John 4: 1-45
Jesus and a Samaritan Woman
This story found in the book of John, Chapter 4 stands as a model of Christian behavior for those of us who follow the teachings of our Lord and Savior Jesus Christ. Jesus engages a Samaritan woman as she goes about her routine of drawing water from Jacob’s well in a Samaritan city of Sychar. While the encounter seems ordinary enough on the surface we are quickly drawn into a complex spiritual/social/personal drama that serves as a turning point in the early ministry of Jesus. Jews and Samaritans resented each other from generations past due to intermarriages that resulted in the mixed race of Samaritans. Jews thought of themselves as pure and holy when compared to this clan of Assyrian/Jewish genealogy. Women were far from the equal rights we seek today. This Samaritan woman brings a personal profile of 5 former husbands and a current common law arrangement. As his disciples thought —but did not say— we must ponder what Jesus was really up to here?
The woman, shocked that he is speaking to her, reminds Jesus that her kind of folks and his kind do not interact with each other. Jesus then opens the door to the awesome gift of living water — eternal life that he brings to her and to all mankind. However in doing so he reads into her life circumstances in a way no man could. Telling her about her lifestyle and revealing for the first time to anyone, that in fact he is the Messiah so anxiously anticipated. As he is now still in the initial stages of his remarkable journey to Calvary, Jesus seizes the opportunity to show us how to capture a soul for the kingdom. He looks past the socio-political rift and explains to her that his gift of eternal life is available to her through belief in him. He alerts her to the soon coming time when praise and adoration of other men will be supplanted by the true worship of the Father in spirit and in truth. Jesus cares not that she is a woman or of another race as he transforms this unlikely subject into one of his first and most ardent devotees. She even brings Jesus to her fellow neighbors and he graces them with two days of his presence! What a powerful script unfolds in this story from a chance encounter at a well in a city usually avoided by Jewish travelers.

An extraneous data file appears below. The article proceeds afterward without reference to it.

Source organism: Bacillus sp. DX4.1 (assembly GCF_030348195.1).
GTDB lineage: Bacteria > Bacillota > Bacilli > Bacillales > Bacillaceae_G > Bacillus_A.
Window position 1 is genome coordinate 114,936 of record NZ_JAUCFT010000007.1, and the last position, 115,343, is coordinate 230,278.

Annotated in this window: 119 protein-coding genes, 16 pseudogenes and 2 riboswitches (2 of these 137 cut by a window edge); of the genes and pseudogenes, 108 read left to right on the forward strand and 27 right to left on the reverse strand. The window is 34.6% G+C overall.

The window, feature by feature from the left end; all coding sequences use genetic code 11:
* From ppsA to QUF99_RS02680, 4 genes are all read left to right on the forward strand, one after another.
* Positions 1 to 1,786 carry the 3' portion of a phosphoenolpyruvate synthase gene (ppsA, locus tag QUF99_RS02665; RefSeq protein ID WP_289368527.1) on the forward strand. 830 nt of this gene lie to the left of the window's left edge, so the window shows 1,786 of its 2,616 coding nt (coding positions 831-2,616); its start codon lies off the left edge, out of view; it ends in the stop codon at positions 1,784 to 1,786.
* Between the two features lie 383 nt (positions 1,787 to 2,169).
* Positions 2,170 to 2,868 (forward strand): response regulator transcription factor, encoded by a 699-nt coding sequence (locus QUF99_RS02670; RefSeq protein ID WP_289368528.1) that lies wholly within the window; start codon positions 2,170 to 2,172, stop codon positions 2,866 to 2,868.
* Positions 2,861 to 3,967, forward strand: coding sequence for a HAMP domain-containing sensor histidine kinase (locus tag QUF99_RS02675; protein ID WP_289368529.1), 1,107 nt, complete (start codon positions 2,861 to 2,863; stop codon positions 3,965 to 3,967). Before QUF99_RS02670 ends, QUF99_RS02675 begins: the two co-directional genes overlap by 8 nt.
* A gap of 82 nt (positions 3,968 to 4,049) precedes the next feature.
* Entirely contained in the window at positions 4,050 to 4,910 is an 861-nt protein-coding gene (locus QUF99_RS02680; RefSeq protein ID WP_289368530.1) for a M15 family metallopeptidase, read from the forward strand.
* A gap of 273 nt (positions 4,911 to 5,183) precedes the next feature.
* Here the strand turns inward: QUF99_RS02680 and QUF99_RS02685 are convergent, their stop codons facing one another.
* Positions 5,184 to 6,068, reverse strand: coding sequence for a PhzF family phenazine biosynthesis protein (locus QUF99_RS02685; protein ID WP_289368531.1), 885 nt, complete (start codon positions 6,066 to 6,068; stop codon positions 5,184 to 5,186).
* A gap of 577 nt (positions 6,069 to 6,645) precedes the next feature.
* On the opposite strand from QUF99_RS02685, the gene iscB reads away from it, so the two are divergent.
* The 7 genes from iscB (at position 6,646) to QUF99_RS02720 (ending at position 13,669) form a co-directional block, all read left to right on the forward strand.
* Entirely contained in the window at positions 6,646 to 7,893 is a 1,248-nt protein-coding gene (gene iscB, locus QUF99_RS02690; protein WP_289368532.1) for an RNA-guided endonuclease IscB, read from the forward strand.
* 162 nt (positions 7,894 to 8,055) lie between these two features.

For us this seems to be just a meeting of Jesus our Savior and a Samaritan woman of no distinction. What we have however are priceless directions from the Master about breaking barriers. Those that prevent us from reaching across our differences. We must cast aside the comforting yet prejudice thinking that fuels our professional, social, and even our tightly held worship practices— yes the ones we hold so dearly. He charges us to take the gospel message to whomever the Lord places anywhere in our path! Jesus taught the same principles repeatedly. Colossians 3: 11 tells us that in our new life through Christ, divisive labels (like Jew, Gentile, Barbaric or Slave) no longer hold meaning or power in our lives.
Let’s mark this Lenten season as the time we commit to pay attention to the model he set for us as we GET PAST OUR DIFFERENCES!
Arnold A. Jackson